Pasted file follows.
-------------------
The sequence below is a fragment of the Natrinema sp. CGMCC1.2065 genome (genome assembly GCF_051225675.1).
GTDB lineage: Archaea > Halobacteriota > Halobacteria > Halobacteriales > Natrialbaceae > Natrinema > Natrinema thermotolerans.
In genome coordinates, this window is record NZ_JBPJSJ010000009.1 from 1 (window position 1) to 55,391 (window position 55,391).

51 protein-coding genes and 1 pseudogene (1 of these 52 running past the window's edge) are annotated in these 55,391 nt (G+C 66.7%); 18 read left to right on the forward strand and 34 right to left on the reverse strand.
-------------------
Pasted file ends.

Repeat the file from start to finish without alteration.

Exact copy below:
The sequence below is a fragment of the Natrinema sp. CGMCC1.2065 genome (genome assembly GCF_051225675.1).
GTDB lineage: Archaea > Halobacteriota > Halobacteria > Halobacteriales > Natrialbaceae > Natrinema > Natrinema thermotolerans.
In genome coordinates, this window is record NZ_JBPJSJ010000009.1 from 1 (window position 1) to 55,391 (window position 55,391).

51 protein-coding genes and 1 pseudogene (1 of these 52 running past the window's edge) are annotated in these 55,391 nt (G+C 66.7%); 18 read left to right on the forward strand and 34 right to left on the reverse strand.